HEROIC LAST STAND
Honda Fireblade, Suzuki GSX R750 and Triumph Daytona – traditional pure sportsbikes reinvented or dropped altogether in 2017. Bike celebrates the faff-free race replica while we still can...
Triumph 675R, Suzuki GSXR750, Honda Blade – these pure faff-free sportsbikes may be leaving but they're still amazing.
THERE’S NOTHING QUITE like a Triumph Daytona 675. Thumb through a dictionary to ‘crisp’ and the definition should just have a picture of Hinckley’s slender middleweight, especially this hopped-up R model. The inline-three motor appears to have no internal mass and responds instantly, and with gear ratios perfectly matched to the torque curve it’s up and away on the mere scent of unleaded. The chassis is like a surgeon’s tool, high-spec Öhlins suspension flooding senses with feel as the 675R traces fast turns with laserguided accuracy. Overkill Brembo brakes can buckle arms with tarmac-creasing power. Add the evocative exhaust note, smooth fuelling, fine details and more than a little reputation, and the Triumph is wholly engaging. Especially as there are no modes to faff with, or umpteen pointless traction control levels, or engine braking settings you’ll never adjust. The 675 is a pure sportsbike, with direct and intense sensations. Red faced and grinning after a morning of low-level assaults on unsuspecting Leicestershire B-roads, Bike’s designer Paul Lang overflows with enthusiasm. ‘It feels so special, and that makes me feel special. How could you not want one in the garage?’ It’s a pertinent question. The 675R makes other sports 600s seem gutless and chubby, makes you go ‘ooh’ with genuine allure, but is being dropped in 2017 because we don’t want them in our garages. Sportsbikes aren’t as popular as they used to be, and while we still buy 1000cc superbikes the supersport class is dead. Complying with next year’s Euro 4 emission regs would require investment that would be wasted if nobody’s buying and so, with the Street Triple that uses the same engine set to become an 800, Triumph insiders say the sweet 675 is no more. The reason for today’s sunny autumn blast is it’s not the only icon that’s departing. Suzuki’s GSX-R750 has been a defining model for over 30 years, yet will disappear from showrooms – it’s not getting further development, and just a handful will be sold
‘We reach the switching, darting B6047 as the sun drops low bathing endless countryside in golden, autumn light’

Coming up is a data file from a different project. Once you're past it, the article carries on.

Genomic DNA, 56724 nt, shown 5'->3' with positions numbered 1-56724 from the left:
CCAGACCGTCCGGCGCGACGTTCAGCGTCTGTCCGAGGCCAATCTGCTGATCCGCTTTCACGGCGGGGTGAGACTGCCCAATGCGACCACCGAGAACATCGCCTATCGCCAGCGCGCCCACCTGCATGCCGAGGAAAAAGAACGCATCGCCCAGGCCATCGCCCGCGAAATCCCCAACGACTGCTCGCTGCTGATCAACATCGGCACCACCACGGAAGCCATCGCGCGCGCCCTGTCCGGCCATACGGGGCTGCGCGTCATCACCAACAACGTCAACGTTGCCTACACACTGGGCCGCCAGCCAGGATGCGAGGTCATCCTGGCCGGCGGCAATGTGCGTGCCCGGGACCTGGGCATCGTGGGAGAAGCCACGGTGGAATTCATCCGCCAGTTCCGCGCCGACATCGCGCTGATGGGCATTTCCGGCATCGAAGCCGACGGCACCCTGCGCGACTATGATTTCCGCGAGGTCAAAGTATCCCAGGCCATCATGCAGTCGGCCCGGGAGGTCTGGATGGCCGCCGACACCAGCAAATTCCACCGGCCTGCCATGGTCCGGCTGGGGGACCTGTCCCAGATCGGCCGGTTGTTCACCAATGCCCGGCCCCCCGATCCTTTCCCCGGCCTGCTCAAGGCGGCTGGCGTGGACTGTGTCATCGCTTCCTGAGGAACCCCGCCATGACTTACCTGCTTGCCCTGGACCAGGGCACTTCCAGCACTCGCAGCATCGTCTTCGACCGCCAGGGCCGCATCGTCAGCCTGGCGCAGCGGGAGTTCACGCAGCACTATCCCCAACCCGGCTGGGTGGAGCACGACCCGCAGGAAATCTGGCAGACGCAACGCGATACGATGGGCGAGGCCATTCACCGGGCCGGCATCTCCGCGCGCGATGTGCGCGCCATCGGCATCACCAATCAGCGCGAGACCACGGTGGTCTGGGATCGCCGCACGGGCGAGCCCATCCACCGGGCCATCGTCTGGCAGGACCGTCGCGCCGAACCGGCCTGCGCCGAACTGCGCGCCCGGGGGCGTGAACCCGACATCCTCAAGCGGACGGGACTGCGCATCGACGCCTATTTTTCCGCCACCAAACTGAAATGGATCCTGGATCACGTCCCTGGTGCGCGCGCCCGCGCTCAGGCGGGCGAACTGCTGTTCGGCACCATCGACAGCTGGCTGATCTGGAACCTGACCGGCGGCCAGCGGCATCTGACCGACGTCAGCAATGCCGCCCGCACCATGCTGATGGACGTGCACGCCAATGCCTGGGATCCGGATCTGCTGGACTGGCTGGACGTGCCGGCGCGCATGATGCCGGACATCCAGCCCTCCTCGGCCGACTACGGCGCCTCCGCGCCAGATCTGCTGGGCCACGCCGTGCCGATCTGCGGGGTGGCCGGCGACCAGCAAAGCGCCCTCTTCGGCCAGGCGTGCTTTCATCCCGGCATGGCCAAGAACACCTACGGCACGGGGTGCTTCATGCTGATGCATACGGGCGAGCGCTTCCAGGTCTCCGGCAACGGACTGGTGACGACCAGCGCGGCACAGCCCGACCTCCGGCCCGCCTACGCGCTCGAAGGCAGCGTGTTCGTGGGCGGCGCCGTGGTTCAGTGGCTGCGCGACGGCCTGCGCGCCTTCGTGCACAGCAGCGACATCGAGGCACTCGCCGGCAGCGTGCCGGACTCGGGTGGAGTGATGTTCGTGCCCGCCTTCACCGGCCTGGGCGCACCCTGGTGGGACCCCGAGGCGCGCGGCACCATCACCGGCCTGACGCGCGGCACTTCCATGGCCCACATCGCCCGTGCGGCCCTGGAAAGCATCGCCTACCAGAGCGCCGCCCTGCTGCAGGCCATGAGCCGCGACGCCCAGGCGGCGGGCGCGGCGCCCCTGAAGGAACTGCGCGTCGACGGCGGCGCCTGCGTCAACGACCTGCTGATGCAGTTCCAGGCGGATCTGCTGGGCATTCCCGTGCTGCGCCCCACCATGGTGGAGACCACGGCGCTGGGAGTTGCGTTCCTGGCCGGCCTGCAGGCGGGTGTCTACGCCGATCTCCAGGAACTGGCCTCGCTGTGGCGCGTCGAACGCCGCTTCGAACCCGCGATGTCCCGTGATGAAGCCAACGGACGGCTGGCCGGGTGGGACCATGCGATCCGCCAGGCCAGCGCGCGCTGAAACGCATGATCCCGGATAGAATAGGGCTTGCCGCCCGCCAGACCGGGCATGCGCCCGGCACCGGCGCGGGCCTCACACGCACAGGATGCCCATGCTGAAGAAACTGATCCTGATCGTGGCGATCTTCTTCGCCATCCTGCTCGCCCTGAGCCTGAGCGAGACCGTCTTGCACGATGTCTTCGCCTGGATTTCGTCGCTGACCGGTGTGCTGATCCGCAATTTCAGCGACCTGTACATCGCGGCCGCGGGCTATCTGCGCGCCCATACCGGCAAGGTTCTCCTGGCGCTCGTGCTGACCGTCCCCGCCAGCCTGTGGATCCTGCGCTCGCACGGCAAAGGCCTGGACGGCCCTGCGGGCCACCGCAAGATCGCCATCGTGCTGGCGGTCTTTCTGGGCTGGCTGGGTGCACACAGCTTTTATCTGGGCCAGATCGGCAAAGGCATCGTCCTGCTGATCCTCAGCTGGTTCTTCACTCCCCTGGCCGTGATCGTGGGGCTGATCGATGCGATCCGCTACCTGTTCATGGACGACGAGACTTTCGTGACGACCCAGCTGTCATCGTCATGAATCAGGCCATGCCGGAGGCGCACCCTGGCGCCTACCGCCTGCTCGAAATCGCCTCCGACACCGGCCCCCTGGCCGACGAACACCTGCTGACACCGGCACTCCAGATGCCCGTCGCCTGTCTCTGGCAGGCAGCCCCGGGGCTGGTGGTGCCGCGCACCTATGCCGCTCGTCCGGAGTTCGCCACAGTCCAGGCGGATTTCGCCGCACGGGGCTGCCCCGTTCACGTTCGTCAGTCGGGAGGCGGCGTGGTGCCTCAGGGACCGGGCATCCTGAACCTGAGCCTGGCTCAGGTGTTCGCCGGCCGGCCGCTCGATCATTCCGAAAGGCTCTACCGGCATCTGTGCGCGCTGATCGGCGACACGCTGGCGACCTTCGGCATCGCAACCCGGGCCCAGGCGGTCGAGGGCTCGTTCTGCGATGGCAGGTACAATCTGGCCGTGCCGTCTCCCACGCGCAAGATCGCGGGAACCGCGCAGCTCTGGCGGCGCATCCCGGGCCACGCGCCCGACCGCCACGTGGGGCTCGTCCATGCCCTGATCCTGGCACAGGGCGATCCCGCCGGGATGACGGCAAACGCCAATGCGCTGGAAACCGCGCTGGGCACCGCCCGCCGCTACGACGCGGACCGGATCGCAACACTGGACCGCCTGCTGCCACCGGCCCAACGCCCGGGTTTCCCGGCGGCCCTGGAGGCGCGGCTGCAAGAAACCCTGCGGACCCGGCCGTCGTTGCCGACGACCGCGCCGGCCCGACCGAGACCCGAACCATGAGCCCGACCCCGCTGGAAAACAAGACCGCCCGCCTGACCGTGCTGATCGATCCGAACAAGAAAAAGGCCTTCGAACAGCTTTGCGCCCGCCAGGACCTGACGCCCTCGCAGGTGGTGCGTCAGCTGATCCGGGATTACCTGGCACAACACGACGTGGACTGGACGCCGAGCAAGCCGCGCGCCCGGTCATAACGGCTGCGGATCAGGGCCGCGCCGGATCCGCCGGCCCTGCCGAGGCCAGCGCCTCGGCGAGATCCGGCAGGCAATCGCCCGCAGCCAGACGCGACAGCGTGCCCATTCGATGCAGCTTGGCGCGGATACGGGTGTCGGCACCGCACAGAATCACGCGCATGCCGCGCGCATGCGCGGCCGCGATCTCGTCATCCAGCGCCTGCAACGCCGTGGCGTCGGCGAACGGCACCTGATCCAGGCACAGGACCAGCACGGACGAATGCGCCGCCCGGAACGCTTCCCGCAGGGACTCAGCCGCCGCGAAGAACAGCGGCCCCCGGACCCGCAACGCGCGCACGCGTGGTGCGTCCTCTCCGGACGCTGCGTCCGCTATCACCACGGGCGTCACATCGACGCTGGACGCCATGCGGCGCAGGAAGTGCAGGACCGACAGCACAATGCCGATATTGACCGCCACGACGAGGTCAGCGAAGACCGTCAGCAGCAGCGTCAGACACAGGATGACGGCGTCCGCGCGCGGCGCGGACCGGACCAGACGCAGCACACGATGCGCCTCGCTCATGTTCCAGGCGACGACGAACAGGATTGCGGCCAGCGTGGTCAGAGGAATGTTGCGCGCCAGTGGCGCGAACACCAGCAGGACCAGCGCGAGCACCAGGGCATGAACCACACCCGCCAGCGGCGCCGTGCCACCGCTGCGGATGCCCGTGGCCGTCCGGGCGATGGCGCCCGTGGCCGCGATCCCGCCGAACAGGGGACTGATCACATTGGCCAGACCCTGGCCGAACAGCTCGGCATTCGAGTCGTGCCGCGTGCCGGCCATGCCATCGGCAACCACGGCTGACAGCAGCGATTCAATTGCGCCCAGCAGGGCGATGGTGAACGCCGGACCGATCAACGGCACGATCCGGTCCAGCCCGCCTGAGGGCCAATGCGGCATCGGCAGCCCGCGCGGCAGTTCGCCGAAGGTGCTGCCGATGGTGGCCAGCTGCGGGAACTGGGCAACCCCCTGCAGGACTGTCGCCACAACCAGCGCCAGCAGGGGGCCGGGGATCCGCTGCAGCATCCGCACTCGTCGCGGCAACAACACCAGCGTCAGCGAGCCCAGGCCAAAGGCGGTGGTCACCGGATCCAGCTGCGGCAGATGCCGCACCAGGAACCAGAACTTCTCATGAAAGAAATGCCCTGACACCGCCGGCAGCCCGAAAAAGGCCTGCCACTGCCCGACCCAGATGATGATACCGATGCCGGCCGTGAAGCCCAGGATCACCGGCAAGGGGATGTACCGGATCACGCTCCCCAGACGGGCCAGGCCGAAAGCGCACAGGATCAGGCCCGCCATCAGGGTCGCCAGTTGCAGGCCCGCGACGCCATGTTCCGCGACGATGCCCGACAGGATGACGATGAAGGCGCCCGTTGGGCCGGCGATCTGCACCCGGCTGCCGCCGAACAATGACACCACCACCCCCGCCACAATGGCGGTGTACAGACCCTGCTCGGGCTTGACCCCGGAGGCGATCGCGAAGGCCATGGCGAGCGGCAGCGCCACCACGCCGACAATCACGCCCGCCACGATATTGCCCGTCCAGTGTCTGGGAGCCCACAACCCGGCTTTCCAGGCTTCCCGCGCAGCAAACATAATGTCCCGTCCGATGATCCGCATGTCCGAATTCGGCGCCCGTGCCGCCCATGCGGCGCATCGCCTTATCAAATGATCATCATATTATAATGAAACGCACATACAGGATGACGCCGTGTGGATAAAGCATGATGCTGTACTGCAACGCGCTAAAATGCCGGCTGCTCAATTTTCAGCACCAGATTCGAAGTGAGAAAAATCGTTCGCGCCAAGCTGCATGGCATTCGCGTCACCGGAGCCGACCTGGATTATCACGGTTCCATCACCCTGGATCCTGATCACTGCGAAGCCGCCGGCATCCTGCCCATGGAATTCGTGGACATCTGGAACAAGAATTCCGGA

under Euro 4 derogation. (End-of-series Euro 3 bikes can be sold for 24 months as long as they’re physically in Europe by 31 December 2016 but quantities are limited to 10% of the total sold in the last two years, or 100 units if this is higher – this is also the case for the GSX-R600, Hayabusa and Burgman 650, all of which are leaving.) It’s also the end of the line for Honda’s straightforward CBR1000RR Fireblade. Yes, there’s a new Blade for 2017 (see p38), however it’s festooned with gizmos – the departing one is the last big CBR true to the original Fireblade’s ‘total control’ mantra. Total control is actually an accurate description of the sensation given by the Honda. Road tester Pete Boast has plenty of experience of Blades from using them while instructing at Ron Haslam’s race school, and points out, ‘the throttle’s snatchy – it’s too sharp going to part open from a closed throttle’. It’s the only negative however, as the CBR1000RR is as composed, usable and refined today as it’s always been. It’s the largest capacity here but easiest to ride. All the weight feels located between your ankles, the chassis rolling effortlessly to gentle input and never, ever getting ruffled, even using all the readilyavailable 168 rear-wheel horsepower. Yes, it’s very powerful, and compact, with track-ready geometry, but so beautifully balanced it makes the Triumph seem pointlessly focused and the Suzuki hard work. Traction control, modes, electronic suspension? You’re so connected and confident they’re not missed. This 2014 bike doesn’t have ABS – Langy only misses it when told it’s not there. ‘The Honda’s bars feel wider than the others, with a real sense that you’re in charge,’ says Boastie. ‘It’s a really comfortable riding position too, helped by the fact it’s the best road suspension. Ride quality’s really, really good.’ After refuelling ourselves with the largest, tastiest coronation chicken butties known to man (the village stores in Medbourne if you’re interested, on the rollercoaster B664), we push north into Rutland. Suzuki’s GSX-R is weighty after the Honda, almost with